Fulford said it wouldn’t be a surprise to see Cauley-Stein at the top of the key guarding WVU point guard Juwan Staten at times.

“Their biggest advantage is on defense and how they can guard,” Fulford said. “They can put Willie Cauley-Stein on a point guard and he can guard them. He steps out and guards point guards. Most people think that’s an advantage (for the other team), well, you can attack him but he’s coming right along with you to block it.”

Cottrill was a witness to that defense in November’s matchup at Rupp Arena.

“They would switch the ball screens on me a few times and I’d get matched up with Cauley-Stein,” Cottrill said. “His unbelievable length helps him back off you and keep you in front but you still can’t shoot it because he is so long. It’s very hard to get separation, and he is very quick and a very good defender for his size.”

Wanna bet? A look at WVU v. Kentucky

March 26, 2015 by Mike Casazza

Thanks to @OddsShark for the assist.

Sweet Sixteen notes

weet 16 Trends

* Kentucky is favored by 13.5 points over West Virginia which is a big spread for the Sweet 16. But Florida closed at -14.5 vs Florida Gulf State in 2012 and Duke was favored by 13.5 over Indiana in 2002.

* But it’s only half as big as the largest Sweet 16 spread in the history of the Odds Shark database (1996 to present). On March 19, 1999, Duke was favored by 26.5 points over Southwest Missouri State, the MVC champions coached by Steve Alford, who made it into the round as an unheralded 12 seed.

* They upset Wisconsin and Tennessee before losing 78-61 to Duke, easily covering that huge spread.

* Underdogs are 21-10-1 ATS since 2011 in the Sweet 16

* Last year, OVERs went 6-2 (18-14 since 2011)

* Higher seeds are 16-8 SU past three seasons

West Virginia (5) vs Kentucky (1), -13.5, 138 o/u

* 5 seeds just 6-19 SU vs top seeds since 1996, but 2-1 past three times

* West Virginia beat top-seeded Kentucky in 2010

* West Virginia 7-2 ATS past nine games, 4-1 ATS in Sweet 16 round

* West Virginia just fourth time since 2004 as underdog of 13 or more

* Kentucky 8-2-1 ATS past 11 as double-digit favorite

* Kentucky is 10-2 SU, 9-3 ATS in Sweet 16 since 1996

* West Virginia 9-2 ATS as Madness underdog

Bob Huggins checks in on tonight’s game

March 26, 2015 by Mike Casazza

And as for Jordan Cornette’s prediction, have a look.

The secret to Williams’ success: I’ve been juicing.

March 26, 2015 by Mike Casazza

Devin Williams has only scored in double figures in four straight games four times in his career. He’s never done it in five straight, but he’s never played like he’s playing now, and whether he can make it five in a row with jumpers and putbacks will have a bit to do with tonight’s outcome.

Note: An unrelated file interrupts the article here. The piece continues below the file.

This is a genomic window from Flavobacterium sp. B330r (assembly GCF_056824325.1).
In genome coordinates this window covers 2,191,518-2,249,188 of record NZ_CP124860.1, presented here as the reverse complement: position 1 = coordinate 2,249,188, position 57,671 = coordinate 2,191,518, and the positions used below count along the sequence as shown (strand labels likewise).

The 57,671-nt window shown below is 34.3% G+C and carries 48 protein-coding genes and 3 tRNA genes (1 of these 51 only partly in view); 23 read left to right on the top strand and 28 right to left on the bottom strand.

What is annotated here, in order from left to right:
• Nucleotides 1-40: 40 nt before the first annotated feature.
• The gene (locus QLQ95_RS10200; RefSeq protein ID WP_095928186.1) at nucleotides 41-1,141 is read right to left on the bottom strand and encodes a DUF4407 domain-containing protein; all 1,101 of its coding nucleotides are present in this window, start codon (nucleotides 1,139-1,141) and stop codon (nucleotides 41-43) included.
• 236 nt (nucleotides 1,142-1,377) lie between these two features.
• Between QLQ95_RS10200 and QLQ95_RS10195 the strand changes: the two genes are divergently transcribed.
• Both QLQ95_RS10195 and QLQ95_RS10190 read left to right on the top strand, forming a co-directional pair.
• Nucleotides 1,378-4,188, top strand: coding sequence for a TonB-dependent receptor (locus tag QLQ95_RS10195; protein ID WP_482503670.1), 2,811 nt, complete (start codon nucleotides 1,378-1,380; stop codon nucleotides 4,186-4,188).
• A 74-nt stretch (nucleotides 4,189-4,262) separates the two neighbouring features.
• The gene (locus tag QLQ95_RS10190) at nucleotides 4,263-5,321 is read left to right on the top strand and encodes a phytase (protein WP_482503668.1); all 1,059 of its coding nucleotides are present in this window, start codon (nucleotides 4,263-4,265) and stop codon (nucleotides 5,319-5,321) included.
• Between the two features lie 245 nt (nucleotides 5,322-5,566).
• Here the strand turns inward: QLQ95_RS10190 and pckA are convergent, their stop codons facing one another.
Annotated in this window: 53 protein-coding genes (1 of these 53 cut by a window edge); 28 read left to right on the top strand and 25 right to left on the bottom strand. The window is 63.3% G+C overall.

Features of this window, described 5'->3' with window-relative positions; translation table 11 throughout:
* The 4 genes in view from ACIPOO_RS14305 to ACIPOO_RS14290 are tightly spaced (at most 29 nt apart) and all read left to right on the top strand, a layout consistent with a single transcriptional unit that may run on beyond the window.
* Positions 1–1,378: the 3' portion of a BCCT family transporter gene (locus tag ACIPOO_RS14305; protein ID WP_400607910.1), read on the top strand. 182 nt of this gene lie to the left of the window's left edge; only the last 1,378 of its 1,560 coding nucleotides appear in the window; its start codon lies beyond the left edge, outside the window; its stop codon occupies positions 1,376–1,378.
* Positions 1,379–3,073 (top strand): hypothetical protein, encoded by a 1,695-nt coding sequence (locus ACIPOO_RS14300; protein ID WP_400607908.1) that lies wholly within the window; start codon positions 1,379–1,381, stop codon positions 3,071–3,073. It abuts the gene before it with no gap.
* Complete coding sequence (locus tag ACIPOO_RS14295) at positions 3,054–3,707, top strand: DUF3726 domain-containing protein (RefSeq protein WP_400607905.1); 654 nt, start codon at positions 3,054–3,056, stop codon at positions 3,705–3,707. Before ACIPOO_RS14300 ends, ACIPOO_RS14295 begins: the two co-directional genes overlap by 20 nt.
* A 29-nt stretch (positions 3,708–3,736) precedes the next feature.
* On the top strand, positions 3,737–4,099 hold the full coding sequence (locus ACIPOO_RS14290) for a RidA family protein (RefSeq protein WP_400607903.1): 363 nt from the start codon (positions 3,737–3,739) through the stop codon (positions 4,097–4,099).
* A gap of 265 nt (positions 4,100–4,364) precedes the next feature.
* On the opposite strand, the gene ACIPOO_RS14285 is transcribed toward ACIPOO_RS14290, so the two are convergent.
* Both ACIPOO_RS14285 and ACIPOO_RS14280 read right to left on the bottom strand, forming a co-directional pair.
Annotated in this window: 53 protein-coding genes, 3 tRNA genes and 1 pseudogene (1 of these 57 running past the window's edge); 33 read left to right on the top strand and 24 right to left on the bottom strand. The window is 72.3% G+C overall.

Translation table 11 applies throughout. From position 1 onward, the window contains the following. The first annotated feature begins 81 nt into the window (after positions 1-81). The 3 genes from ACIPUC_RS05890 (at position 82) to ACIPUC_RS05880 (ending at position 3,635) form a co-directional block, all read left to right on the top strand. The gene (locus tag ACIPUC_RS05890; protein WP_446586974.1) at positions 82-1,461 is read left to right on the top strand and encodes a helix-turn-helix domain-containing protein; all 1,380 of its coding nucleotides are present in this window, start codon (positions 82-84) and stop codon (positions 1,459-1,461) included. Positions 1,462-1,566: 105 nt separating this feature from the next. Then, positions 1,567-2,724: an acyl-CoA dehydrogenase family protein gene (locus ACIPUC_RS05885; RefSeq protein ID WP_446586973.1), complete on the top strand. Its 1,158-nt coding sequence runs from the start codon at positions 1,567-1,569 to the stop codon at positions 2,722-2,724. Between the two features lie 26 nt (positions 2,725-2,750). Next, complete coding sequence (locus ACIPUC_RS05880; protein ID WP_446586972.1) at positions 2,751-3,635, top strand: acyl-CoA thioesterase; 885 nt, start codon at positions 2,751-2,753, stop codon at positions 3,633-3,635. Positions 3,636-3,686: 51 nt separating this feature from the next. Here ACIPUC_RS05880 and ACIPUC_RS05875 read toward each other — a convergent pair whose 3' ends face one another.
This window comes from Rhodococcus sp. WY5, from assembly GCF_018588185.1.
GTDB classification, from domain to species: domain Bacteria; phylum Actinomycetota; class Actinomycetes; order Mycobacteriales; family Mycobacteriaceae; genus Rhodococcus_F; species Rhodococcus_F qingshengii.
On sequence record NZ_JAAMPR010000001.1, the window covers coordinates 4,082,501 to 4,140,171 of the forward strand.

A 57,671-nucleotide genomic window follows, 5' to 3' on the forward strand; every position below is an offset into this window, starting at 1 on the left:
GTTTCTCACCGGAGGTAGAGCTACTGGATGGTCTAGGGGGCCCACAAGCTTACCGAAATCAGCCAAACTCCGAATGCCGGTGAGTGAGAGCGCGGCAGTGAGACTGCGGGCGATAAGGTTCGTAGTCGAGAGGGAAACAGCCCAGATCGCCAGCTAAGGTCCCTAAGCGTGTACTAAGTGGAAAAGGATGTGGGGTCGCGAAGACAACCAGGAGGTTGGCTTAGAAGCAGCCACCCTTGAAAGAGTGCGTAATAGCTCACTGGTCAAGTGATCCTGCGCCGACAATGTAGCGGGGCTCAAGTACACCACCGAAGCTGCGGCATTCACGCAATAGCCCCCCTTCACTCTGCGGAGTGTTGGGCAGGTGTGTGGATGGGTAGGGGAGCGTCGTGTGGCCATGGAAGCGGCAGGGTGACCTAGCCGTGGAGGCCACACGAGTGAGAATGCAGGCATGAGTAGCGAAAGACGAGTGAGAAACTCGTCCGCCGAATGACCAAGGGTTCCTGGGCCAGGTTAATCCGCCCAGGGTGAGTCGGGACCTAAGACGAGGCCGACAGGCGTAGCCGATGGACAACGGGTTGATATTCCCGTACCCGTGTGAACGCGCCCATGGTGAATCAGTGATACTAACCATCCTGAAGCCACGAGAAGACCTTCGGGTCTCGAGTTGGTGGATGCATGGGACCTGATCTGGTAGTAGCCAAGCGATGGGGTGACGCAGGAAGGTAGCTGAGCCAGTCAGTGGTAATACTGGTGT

The sophomore who started to surge last last season before running into the Texas brick wall is averaging 15.8 points per game since the loss at Kansas, he’s been extremely efficient, he’s made 31 of 35 foul shots and he’s still rebounding at a high rate.

The explanation? Not as bad as it sounds!

“I’ve been juicing,” Williams said. “I’ve been juicing for about a month, and it’s been working out for me.”

Forgive the 6-foot-9, 255-pounder with the size 19 feet and the comparably big goggles. He couldn’t see what he’d just stepped in. Williams had no idea what juicing could mean, a word sometimes used in reference to performance-enhancing drugs.

“Is that so?” Williams said. “I didn’t know that. I didn’t mean that, either. I’m talking about fruits and vegetables and things like that.”

Williams had a tough night when the Mountaineers lost at Kansas after taking an 18-point lead in the first half. He made 2 of 5 shots and 5 of 9 free throws, and one of those misses helped Kansas force overtime. Williams played with foul trouble, disagreed with some calls and fouled out in the middle of the extra period.

He felt the need to change, and for some reason he decided to try a juice diet.

“Nobody told me,” he said. “I’m self-driven.”

In the next game, he had 22 points and 13 rebounds for his first double-double in eight games as the Mountaineers ended the regular season with a win at home against Oklahoma State. He hasn’t slowed down since.

Even more reasons to believe (or not)

March 25, 2015 by Mike Casazza